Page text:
A portion of each tidal volume remains in the non-gas-exchange area of the respiratory system—termed the "dead space"—and is usually fixed by the anatomic size of the conducting airways (trachea and bronchi). The portion of the tidal volume that reaches the alveoli is that which remains after the dead space volume is subtracted: Ta = TV - Td. Alveolar ventilation per minute is the volume multiplied by the rate: A = Ta * R = (TV - Td) * R. Alveolar hypoventilation can result from a decrease in respiratory rate, a decrease in tidal volume, or an increase in dead space.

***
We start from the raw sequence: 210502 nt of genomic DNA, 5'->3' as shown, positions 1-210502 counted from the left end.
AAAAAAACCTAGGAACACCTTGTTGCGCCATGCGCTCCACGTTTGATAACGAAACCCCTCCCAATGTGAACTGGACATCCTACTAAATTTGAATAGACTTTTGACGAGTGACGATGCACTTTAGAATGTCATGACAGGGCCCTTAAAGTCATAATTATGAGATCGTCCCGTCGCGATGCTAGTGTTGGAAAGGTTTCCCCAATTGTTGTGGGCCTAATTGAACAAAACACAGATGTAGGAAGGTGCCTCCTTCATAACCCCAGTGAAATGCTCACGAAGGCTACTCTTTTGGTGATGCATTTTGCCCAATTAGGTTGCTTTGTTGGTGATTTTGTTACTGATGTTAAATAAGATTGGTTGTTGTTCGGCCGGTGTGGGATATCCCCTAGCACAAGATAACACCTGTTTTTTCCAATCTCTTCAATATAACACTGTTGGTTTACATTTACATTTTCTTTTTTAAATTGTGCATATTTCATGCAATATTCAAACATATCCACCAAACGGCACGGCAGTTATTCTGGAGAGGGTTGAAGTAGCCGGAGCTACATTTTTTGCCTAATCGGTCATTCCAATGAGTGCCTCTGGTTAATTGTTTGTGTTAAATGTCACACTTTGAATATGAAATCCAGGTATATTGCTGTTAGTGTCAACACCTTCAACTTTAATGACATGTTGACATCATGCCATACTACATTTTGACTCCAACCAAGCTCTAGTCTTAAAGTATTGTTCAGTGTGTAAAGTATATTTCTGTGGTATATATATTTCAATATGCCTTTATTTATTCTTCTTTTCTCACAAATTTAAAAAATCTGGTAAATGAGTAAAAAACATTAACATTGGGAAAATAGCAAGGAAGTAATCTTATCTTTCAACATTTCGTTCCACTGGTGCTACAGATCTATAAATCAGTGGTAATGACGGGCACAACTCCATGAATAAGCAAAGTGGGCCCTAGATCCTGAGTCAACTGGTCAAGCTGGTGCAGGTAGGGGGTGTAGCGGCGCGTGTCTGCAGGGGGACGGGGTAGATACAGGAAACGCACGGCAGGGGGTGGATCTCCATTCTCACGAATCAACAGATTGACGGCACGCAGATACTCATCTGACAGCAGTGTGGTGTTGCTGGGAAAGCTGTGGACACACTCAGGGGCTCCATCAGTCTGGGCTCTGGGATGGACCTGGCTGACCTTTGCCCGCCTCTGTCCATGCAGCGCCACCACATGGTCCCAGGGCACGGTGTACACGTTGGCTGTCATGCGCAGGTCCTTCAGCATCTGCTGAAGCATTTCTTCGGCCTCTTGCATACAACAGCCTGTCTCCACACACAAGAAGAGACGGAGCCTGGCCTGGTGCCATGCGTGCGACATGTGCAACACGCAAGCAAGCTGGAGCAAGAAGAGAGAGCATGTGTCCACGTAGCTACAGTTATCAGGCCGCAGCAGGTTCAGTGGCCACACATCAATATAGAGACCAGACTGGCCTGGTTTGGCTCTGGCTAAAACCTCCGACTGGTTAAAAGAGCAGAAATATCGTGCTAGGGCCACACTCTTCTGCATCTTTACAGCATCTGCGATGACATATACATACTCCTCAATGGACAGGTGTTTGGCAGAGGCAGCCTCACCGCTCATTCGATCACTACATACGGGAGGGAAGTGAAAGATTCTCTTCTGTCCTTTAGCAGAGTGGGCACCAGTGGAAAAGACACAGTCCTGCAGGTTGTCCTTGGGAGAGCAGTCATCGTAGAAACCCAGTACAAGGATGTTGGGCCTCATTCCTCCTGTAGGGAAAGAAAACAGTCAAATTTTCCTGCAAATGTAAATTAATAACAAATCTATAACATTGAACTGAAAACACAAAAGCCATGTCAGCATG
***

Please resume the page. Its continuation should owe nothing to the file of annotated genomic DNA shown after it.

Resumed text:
Since the medullary chemoreceptors stimulate both respiratory rate and tidal volume in response to increased CO 2, alveolar ventilation is finely controlled to maintain Paco2 within a narrow range under most circumstances. In essence, alveolar ventilation is balanced relative to the production of CO 2 to maintain the Paco2 within a narrow range. Decreased respiratory drive is associated with CNS lesions and toxic depression ( Tabl§„„5.8.-.2). Thoracic cage and neuromuscular disorders produce hypoventilation by allowing a slower respiratory rate and/or a decreased tidal volume relative to the production of CO 2. Intrinsic lung diseases, such as COPD, produce alveolar hypoventilation due to an increase in dead space.

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